I’m down to playing two nights a week, and I think that’s where I’ll settle. I’m not necessarily mad or sad about that, but I’d be lying if I said I wasn’t just a little bit disappointed that there wasn’t more reason to do things like strikes and replay adventures. Once you hit that power level 270 range, it’s all about nightfalls and the raid. Nothing else gives you that sense of progression. I’m fine grinding out strikes by myself every once in a while just because they’re fun, but the experience does feel a little useless when I’m not progressing as part of it.
Sept. 21, 2017. Power level: 271 — I honestly haven’t been playing a ton of Destiny 2 the past few days (despite what my jump in power level implies).
Just as a quick aside, I played through two rounds of multiplayer because I was tired of seeing the prompt in my challenges section. I don’t like competitive multiplayer shooters because I’m just too damn competitive and it ruins the fun. True story, I broke my hand in 2014 while playing Destiny 1 multiplayer because some dude kept spawn killing me with a shotgun and I ended up punching the arm of my couch in frustration. Multiplayer shooters are not my friend, and I’ve learned to avoid them.
So, grain of salt taken, I think the multiplayer in Destiny 2 is fine. It definitely isn’t my thing long term, but the 4v4 seems like a decent enough change. It makes things more tactical, assuming you’re playing with friends and not randoms that don’t know how to aim a gun. I’m sure I’ll play more depending on special events, other challenges, and specific loot, but it’s not why I come to Destiny.
The reason I haven’t been playing a ton of Destiny 2 is that I find myself falling into the same trap I fell into with the first game. I start off regularly playing with friends, but since I’m not always in the mood to socialize, I revert to playing solo most of the time. And you just can’t play the best Destiny content by yourself. This contributed to my power progression slowing down that I mentioned in the previous post, because running strikes and doing public events don’t always lead to many legendaries.
Today I got back on the horse and played with a few rotating friends, and it was absolutely a better time than playing by myself. We tried this week’s nightfall, but the slow going was getting boring and then the server dropped us after about 15 mins. We didn’t load it back up.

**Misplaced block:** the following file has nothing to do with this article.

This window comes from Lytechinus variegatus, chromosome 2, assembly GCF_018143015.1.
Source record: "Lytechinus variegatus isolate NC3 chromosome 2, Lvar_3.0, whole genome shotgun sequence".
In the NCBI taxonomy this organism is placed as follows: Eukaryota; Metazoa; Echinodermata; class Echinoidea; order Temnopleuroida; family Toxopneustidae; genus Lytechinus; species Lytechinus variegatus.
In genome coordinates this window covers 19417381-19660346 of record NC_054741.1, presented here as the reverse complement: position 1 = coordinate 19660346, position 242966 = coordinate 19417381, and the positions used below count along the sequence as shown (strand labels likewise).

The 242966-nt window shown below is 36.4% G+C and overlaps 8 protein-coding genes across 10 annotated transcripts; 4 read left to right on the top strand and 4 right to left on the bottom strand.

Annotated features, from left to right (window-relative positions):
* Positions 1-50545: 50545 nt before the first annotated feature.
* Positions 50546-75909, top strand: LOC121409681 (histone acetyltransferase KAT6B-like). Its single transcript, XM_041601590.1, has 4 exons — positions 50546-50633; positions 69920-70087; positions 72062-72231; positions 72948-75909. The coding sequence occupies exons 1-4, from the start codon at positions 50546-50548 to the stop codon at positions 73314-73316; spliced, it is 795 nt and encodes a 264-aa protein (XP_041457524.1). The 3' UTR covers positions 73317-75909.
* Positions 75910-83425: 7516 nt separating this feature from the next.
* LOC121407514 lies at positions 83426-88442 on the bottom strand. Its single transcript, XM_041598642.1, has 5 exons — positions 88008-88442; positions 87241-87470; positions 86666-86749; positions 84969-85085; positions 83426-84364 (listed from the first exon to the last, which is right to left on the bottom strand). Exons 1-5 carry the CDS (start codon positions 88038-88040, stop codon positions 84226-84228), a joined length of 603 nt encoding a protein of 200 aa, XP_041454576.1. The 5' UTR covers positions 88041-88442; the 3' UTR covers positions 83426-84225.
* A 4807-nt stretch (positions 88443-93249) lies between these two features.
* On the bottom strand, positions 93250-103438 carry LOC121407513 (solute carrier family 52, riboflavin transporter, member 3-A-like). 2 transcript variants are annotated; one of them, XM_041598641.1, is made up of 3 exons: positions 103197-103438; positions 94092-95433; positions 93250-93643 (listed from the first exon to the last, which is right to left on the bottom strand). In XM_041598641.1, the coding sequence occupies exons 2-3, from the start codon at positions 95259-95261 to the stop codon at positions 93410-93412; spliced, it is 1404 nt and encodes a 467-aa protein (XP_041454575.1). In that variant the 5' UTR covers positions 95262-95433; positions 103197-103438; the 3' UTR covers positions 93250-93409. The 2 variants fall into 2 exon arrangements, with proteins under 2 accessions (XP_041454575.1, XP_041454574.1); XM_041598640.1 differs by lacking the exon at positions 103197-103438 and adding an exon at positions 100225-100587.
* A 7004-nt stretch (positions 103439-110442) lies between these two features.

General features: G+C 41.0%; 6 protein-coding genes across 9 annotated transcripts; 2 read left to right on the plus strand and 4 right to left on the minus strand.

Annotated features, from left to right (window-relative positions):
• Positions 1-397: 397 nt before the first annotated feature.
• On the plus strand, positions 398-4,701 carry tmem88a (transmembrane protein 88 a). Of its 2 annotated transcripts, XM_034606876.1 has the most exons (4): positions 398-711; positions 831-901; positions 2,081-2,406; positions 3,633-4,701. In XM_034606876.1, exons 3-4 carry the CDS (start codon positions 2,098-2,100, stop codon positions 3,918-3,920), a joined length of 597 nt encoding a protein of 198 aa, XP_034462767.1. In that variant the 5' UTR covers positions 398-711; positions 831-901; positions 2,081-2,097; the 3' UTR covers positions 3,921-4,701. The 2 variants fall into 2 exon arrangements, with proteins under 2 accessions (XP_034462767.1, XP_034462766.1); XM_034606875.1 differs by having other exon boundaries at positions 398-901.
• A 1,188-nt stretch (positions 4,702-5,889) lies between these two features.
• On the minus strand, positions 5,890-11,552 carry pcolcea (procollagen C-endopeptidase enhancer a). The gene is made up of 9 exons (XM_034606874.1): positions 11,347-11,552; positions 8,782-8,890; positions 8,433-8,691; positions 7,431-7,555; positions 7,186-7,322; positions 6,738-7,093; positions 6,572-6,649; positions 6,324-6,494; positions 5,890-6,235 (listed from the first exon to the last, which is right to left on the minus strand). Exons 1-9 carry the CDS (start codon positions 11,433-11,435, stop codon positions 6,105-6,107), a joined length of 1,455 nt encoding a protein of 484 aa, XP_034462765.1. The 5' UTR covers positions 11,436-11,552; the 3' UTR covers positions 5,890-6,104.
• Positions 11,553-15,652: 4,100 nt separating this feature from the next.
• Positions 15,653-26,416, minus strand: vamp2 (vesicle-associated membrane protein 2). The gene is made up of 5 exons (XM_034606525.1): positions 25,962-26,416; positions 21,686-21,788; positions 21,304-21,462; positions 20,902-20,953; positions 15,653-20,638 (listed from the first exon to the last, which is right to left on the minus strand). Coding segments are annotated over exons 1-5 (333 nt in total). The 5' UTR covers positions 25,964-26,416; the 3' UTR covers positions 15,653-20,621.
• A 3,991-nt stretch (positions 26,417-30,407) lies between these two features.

Instead, my brother and I jumped to the Titan world quest. The deep levels of Titan are super cool; it feels like a futuristic shopping mall that’s been taken over by nature — and the Hive. This quest has you primarily running around those levels, chasing a Fallen leader for some reason or another. To be honest, I don’t pay much attention to the “why” in Destiny 2, especially when playing with friends. The shooting is enough to pull me through, and the desire for loot leads to skipping as much story as possible.
I love story in games, but when the game doesn’t make story the main draw, it kind of takes away the point. Still, continued props to Bungie for putting forth more effort and coherence to Destiny 2’s narrative and world.
After finishing the four or so mini-quests, we were rewarded with another quest line. This one leads to Rat King, an exotic hand cannon. I don’t use hand cannons that much in the game, but another exotic is too much of a draw, and this one has a cool feature where its power is increased by having multiple players in your fireteam using it. Maybe that will lead to me playing with others more often.
Speaking of exotics, I unlocked the trophy for acquiring 15, so I’m well on my way. I’m not finding most of the armor to be especially better than regular legendaries, but many of the weapons are fun to use. There’s a particular rocket launcher that I just got that fires multiple projectiles crazily into the air, all at once. It also looks like a shitty, handmade satellite. I like it.
Sept. 17, 2017. Power level: 265 — I found Xur today, the mysterious exotic vendor that used to call The Tower home. He’s now relegated to wandering around the open world spaces on each planet, though he seems to stay put in one each weekend.
This was Xur’s first week in Destiny 2, and we’re all still in the early going of discovering which exotics are better than others, so I was a little nervous to spend the few legendary shards I had after infusing things all week.
I’m playing a Warlock, so the armor Xur had for me was a chest piece that allows me to float in midair while firing. This was an option for me to pick while playing through the story, but the power itself didn’t seem all that useful to my playstyle, so I went with some new gauntlets instead (which I’ve since infused and now use whenever I’m going with the Stormcaller Warlock). So, that chest piece was a skip for me this time around.